The 35670A had a very long run going all the way back to HP days and only being discontinued recently.


Weight is 33 pounds - heavy but not as obscene as some RF spectrum analyzers that weigh in at 45 to 50 pounds.


I find the user interface challenging - much more so than any other instrument I own. I always am sure to have the manual near by and I also write up any setup procedure I expect to use again.


With the latest firmware you can transfer files to a PC with an available Agilent/Keysight utility and a USB to GPIB interface - thus avoiding the need to use the floppy.


Options are stored in a small EEPROM - there may be further information about that on the www.
 

xmo

Member
2011-04-14 5:10 am
Just for example, here are two images showing SPL data acquired with the 35670A. One is a screen plot - the 35670A writes HPGH plotter language either to a plotter or to a file. Once you transfer the file to PC you can use John Miles tool to display the image.

Another method I use is to transfer the results to disk as numbers, then import into excel - here comparing the levels in a workplace to an NCB curve.
 

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Hey xmo, thank you for this valuable input. Acoustical analysis would be a great addition indeed.

Here are the options installed :
- 1D1 : realtime octave measurements
- 1D2 : swept sine
- 1D4 : arbitrary source
- AY6 : 4 channels
- add 8 Mbytes memory

So it's lacking BASIC. The firmware is A.00.30 (it is from 2005)

The USB/GPIB cable is readily available on ebay. The one thing I'll be lacking is BASIC. I need to find out if Keysight still offers the upgrade, or if someone provides the upgrade.
 
Hah! Lookie what I found. The old HP users group on Yahoo had a company guy who sold off their remaining copies of HP-Basic. The CD-ROM is unopened, and I can make an SD-RAM copy for anyone who cares (of course, you pay for the card and shipping.) It's for Windows95 or WinNT.

I don't have a 35670 anymore, only a 3577 (used fairly often for RF).

(Somewhere around here I have a program written for the 3577 which applied the RIAA curve by setting the amplitude at discrete frequencies).
 

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xmo

Member
2011-04-14 5:10 am
That is a well equipped unit. The real time octave option will enable the acoustic measurements and the swept sine will give you enough dynamic range to do the frequency response and distortion tests.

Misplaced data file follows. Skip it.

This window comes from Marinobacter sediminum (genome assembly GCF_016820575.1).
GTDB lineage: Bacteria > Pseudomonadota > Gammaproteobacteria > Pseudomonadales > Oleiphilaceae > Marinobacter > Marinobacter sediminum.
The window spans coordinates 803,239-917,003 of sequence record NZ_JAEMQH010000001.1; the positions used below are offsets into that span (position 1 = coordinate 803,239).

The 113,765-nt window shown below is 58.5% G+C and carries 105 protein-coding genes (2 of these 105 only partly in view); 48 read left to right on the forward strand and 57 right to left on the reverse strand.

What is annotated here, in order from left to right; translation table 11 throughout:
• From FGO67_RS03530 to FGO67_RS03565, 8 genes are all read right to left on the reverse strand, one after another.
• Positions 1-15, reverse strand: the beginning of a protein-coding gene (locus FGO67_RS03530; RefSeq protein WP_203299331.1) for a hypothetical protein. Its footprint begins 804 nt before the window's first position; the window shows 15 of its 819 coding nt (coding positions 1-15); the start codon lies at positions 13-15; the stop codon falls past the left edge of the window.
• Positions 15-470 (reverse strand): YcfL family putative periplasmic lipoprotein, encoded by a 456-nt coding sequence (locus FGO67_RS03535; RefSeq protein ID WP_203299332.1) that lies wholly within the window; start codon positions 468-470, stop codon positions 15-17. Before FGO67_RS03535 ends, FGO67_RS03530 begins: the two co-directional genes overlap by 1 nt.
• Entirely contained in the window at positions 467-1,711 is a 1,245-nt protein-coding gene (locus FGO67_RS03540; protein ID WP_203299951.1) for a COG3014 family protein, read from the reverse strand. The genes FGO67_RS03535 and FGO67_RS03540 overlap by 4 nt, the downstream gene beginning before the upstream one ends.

BrianL is correct about the basic option. You would only need that if you wanted to write programs to run on the instrument which wouldn't make much sense given the power of today's PC's.

A.00.30 is the latest firmware so you wouldn't need to update the unit. It's amazing that you can get a such a good deal on a well equipped instrument.

There are a couple further thoughts that wouldn't be a concern for working on tube type guitar amps & such but could be for someone considering the 35670A for general audio test-bench applications.

There is only a single source output so it wouldn't be easy to drive both channels of a stereo amp. Also, the unbalanced grounded inputs won't bother a tube type amp with transformer output, but a lot of solid state amps won't tolerate that.
 
Great infos

Yes it's an excellent deal, especially when you see the prices on ebay !!

Actually the BNC inputs don't bother me at all, since I am not used to balanced inputs anyway (being an electric guitar and tube amp lad). I will probably upgrade to another set up if I ever needed to later on.

jackinnj, I use windows 10 ! I ordered a Keysight USB/GPIB cable with instrument controle DVD suite on ebay
 

xmo

Member
2011-04-14 5:10 am
I use a Behringer ECM8000 measurement microphone connected to an M-audio DMP3 preamp. The preamp powers the mic and the unbalanced output from the preamp goes right into the 35670A input. You will need a microphone calibrator to set the system up so the 35670A displays the correct SPL.

I have compared this arrangement to stand-alone sound level meters with excellent concurrence.